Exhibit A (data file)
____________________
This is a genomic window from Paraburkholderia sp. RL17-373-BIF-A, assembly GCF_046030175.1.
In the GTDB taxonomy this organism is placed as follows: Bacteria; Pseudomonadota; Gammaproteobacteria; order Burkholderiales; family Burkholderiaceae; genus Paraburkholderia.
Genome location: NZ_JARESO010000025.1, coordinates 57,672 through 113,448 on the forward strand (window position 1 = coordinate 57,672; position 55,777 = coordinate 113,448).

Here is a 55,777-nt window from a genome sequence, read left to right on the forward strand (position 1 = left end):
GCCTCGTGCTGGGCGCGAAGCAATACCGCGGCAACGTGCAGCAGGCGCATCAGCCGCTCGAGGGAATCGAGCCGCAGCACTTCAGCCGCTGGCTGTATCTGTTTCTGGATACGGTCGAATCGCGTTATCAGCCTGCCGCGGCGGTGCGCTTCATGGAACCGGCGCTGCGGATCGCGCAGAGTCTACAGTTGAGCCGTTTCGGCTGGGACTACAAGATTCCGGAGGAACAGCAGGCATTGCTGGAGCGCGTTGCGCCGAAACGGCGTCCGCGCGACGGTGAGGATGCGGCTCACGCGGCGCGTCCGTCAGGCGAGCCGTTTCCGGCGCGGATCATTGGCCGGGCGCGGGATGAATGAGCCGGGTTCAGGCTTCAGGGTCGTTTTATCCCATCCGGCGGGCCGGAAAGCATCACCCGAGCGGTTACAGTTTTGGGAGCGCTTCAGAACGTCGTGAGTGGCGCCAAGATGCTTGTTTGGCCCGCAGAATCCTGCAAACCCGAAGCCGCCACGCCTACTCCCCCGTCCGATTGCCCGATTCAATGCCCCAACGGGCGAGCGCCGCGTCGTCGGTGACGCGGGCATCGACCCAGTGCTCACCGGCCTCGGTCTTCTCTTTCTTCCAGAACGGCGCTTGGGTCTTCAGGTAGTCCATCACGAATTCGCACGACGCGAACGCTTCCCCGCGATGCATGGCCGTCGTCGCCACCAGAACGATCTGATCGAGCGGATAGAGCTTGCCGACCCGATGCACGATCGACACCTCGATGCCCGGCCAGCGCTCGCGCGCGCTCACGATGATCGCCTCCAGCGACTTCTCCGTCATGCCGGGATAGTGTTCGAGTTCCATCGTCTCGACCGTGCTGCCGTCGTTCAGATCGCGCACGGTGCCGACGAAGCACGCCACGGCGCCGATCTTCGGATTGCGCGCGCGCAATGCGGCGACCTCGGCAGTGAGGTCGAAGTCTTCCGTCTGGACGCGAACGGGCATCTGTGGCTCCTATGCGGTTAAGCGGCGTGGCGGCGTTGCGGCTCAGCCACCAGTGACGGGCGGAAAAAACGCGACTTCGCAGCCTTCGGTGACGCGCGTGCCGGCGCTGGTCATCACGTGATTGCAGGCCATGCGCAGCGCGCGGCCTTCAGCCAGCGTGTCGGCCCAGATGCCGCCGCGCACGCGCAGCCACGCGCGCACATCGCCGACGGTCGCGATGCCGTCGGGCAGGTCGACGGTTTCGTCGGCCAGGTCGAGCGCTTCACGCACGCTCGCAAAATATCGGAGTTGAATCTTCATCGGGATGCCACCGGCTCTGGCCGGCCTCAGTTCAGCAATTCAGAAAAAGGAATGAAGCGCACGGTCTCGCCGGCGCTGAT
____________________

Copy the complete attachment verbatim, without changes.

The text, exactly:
This is a genomic window from Paraburkholderia sp. RL17-373-BIF-A, assembly GCF_046030175.1.
In the GTDB taxonomy this organism is placed as follows: Bacteria; Pseudomonadota; Gammaproteobacteria; order Burkholderiales; family Burkholderiaceae; genus Paraburkholderia.
Genome location: NZ_JARESO010000025.1, coordinates 57,672 through 113,448 on the forward strand (window position 1 = coordinate 57,672; position 55,777 = coordinate 113,448).

Here is a 55,777-nt window from a genome sequence, read left to right on the forward strand (position 1 = left end):
GCCTCGTGCTGGGCGCGAAGCAATACCGCGGCAACGTGCAGCAGGCGCATCAGCCGCTCGAGGGAATCGAGCCGCAGCACTTCAGCCGCTGGCTGTATCTGTTTCTGGATACGGTCGAATCGCGTTATCAGCCTGCCGCGGCGGTGCGCTTCATGGAACCGGCGCTGCGGATCGCGCAGAGTCTACAGTTGAGCCGTTTCGGCTGGGACTACAAGATTCCGGAGGAACAGCAGGCATTGCTGGAGCGCGTTGCGCCGAAACGGCGTCCGCGCGACGGTGAGGATGCGGCTCACGCGGCGCGTCCGTCAGGCGAGCCGTTTCCGGCGCGGATCATTGGCCGGGCGCGGGATGAATGAGCCGGGTTCAGGCTTCAGGGTCGTTTTATCCCATCCGGCGGGCCGGAAAGCATCACCCGAGCGGTTACAGTTTTGGGAGCGCTTCAGAACGTCGTGAGTGGCGCCAAGATGCTTGTTTGGCCCGCAGAATCCTGCAAACCCGAAGCCGCCACGCCTACTCCCCCGTCCGATTGCCCGATTCAATGCCCCAACGGGCGAGCGCCGCGTCGTCGGTGACGCGGGCATCGACCCAGTGCTCACCGGCCTCGGTCTTCTCTTTCTTCCAGAACGGCGCTTGGGTCTTCAGGTAGTCCATCACGAATTCGCACGACGCGAACGCTTCCCCGCGATGCATGGCCGTCGTCGCCACCAGAACGATCTGATCGAGCGGATAGAGCTTGCCGACCCGATGCACGATCGACACCTCGATGCCCGGCCAGCGCTCGCGCGCGCTCACGATGATCGCCTCCAGCGACTTCTCCGTCATGCCGGGATAGTGTTCGAGTTCCATCGTCTCGACCGTGCTGCCGTCGTTCAGATCGCGCACGGTGCCGACGAAGCACGCCACGGCGCCGATCTTCGGATTGCGCGCGCGCAATGCGGCGACCTCGGCAGTGAGGTCGAAGTCTTCCGTCTGGACGCGAACGGGCATCTGTGGCTCCTATGCGGTTAAGCGGCGTGGCGGCGTTGCGGCTCAGCCACCAGTGACGGGCGGAAAAAACGCGACTTCGCAGCCTTCGGTGACGCGCGTGCCGGCGCTGGTCATCACGTGATTGCAGGCCATGCGCAGCGCGCGGCCTTCAGCCAGCGTGTCGGCCCAGATGCCGCCGCGCACGCGCAGCCACGCGCGCACATCGCCGACGGTCGCGATGCCGTCGGGCAGGTCGACGGTTTCGTCGGCCAGGTCGAGCGCTTCACGCACGCTCGCAAAATATCGGAGTTGAATCTTCATCGGGATGCCACCGGCTCTGGCCGGCCTCAGTTCAGCAATTCAGAAAAAGGAATGAAGCGCACGGTCTCGCCGGCGCTGAT